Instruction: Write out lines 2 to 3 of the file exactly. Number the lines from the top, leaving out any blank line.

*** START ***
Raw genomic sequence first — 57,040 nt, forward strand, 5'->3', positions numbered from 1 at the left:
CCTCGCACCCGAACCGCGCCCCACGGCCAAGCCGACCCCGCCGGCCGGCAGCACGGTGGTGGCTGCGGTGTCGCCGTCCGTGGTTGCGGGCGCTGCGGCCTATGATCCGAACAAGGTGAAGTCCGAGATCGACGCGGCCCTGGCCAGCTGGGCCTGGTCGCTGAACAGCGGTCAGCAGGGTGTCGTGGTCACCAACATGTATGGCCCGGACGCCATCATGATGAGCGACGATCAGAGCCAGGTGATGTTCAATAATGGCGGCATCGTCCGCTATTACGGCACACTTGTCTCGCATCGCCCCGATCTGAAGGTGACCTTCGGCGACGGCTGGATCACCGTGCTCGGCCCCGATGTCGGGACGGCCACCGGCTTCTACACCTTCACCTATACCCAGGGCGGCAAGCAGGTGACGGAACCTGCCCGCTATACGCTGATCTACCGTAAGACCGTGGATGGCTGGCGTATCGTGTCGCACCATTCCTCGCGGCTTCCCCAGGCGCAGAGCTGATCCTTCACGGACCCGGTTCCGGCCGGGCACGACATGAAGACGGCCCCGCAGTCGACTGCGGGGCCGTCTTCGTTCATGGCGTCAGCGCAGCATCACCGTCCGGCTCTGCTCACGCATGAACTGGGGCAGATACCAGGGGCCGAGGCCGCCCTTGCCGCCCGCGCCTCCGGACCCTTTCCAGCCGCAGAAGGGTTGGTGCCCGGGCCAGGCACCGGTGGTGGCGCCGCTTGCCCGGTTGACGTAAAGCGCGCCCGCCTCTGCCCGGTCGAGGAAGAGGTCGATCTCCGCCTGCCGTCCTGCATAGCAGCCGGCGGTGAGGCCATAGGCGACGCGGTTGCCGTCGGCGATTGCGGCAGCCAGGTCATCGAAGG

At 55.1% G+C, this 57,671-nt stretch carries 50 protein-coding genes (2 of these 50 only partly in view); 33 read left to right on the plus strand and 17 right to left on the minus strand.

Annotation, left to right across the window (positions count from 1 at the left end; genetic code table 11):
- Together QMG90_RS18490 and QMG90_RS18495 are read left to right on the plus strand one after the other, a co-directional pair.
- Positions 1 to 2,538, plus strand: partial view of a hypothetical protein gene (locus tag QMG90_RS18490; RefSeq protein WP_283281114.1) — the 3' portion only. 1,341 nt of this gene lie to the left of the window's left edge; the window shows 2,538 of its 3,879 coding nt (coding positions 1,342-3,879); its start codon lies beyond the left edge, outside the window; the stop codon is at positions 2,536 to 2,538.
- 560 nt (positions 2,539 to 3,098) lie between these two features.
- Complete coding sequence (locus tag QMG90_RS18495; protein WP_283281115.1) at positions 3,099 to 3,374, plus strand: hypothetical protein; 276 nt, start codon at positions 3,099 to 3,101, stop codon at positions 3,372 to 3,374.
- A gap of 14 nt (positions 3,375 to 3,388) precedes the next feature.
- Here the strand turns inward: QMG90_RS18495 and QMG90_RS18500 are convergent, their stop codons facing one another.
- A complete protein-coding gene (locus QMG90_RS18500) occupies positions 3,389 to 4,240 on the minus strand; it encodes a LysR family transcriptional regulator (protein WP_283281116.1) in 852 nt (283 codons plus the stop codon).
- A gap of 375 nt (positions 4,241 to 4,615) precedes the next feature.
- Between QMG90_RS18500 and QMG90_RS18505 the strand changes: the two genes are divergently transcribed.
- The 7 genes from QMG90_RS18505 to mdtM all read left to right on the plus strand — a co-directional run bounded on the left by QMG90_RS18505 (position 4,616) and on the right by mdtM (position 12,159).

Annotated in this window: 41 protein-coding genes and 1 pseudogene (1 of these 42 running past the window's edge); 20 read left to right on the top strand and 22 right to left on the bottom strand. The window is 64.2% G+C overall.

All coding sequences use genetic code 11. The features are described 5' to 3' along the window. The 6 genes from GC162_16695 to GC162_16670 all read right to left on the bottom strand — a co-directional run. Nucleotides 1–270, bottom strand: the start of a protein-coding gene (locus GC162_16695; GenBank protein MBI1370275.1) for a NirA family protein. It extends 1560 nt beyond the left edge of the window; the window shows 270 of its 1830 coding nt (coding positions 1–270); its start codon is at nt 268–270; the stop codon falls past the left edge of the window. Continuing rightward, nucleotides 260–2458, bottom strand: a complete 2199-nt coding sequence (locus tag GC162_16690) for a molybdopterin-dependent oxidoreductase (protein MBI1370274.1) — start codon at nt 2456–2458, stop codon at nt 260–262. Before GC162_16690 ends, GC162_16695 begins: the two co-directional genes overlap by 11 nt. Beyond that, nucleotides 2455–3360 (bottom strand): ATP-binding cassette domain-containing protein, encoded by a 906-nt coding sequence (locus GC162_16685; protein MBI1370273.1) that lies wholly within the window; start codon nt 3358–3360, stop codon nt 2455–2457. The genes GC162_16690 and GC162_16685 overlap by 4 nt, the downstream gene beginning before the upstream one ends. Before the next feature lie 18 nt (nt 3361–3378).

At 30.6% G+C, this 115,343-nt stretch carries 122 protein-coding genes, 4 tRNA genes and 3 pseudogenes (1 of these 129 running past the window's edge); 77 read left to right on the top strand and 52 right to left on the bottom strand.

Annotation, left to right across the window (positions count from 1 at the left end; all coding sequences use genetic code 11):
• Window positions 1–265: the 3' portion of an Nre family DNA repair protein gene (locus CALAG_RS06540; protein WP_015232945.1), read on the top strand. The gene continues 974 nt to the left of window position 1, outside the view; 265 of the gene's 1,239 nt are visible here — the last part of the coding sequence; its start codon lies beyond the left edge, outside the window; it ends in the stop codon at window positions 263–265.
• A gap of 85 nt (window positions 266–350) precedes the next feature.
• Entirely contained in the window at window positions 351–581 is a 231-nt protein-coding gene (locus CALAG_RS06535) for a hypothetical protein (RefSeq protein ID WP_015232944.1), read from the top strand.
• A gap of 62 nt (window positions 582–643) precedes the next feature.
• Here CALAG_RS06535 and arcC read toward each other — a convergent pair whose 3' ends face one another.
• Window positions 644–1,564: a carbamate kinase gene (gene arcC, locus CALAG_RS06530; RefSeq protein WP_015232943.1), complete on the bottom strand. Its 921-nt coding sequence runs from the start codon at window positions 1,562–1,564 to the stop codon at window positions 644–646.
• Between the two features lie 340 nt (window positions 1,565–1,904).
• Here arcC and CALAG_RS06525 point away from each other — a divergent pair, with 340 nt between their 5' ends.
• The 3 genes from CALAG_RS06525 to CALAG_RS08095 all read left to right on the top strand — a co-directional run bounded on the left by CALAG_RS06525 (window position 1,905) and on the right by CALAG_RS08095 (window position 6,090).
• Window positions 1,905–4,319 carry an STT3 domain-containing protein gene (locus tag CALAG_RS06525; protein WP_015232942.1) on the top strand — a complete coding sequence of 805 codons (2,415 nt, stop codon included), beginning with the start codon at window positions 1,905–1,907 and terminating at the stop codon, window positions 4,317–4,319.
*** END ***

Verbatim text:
CCTCGCACCCGAACCGCGCCCCACGGCCAAGCCGACCCCGCCGGCCGGCAGCACGGTGGTGGCTGCGGTGTCGCCGTCCGTGGTTGCGGGCGCTGCGGCCTATGATCCGAACAAGGTGAAGTCCGAGATCGACGCGGCCCTGGCCAGCTGGGCCTGGTCGCTGAACAGCGGTCAGCAGGGTGTCGTGGTCACCAACATGTATGGCCCGGACGCCATCATGATGAGCGACGATCAGAGCCAGGTGATGTTCAATAATGGCGGCATCGTCCGCTATTACGGCACACTTGTCTCGCATCGCCCCGATCTGAAGGTGACCTTCGGCGACGGCTGGATCACCGTGCTCGGCCCCGATGTCGGGACGGCCACCGGCTTCTACACCTTCACCTATACCCAGGGCGGCAAGCAGGTGACGGAACCTGCCCGCTATACGCTGATCTACCGTAAGACCGTGGATGGCTGGCGTATCGTGTCGCACCATTCCTCGCGGCTTCCCCAGGCGCAGAGCTGATCCTTCACGGACCCGGTTCCGGCCGGGCACGACATGAAGACGGCCCCGCAGTCGACTGCGGGGCCGTCTTCGTTCATGGCGTCAGCGCAGCATCACCGTCCGGCTCTGCTCACGCATGAACTGGGGCAGATACCAGGGGCCGAGGCCGCCCTTGCCGCCCGCGCCTCCGGACCCTTTCCAGCCGCAGAAGGGTTGGTGCCCGGGCCAGGCACCGGTGGTGGCGCCGCTTGCCCGGTTGACGTAAAGCGCGCCCGCCTCTGCCCGGTCGAGGAAGAGGTCGATCTCCGCCTGCCGTCCTGCATAGCAGCCGGCGGTGAGGCCATAGGCGACGCGGTTGCCGTCGGCGATTGCGGCAGCCAGGTCATCGAAGG

At 55.1% G+C, this 57,671-nt stretch carries 50 protein-coding genes (2 of these 50 only partly in view); 33 read left to right on the plus strand and 17 right to left on the minus strand.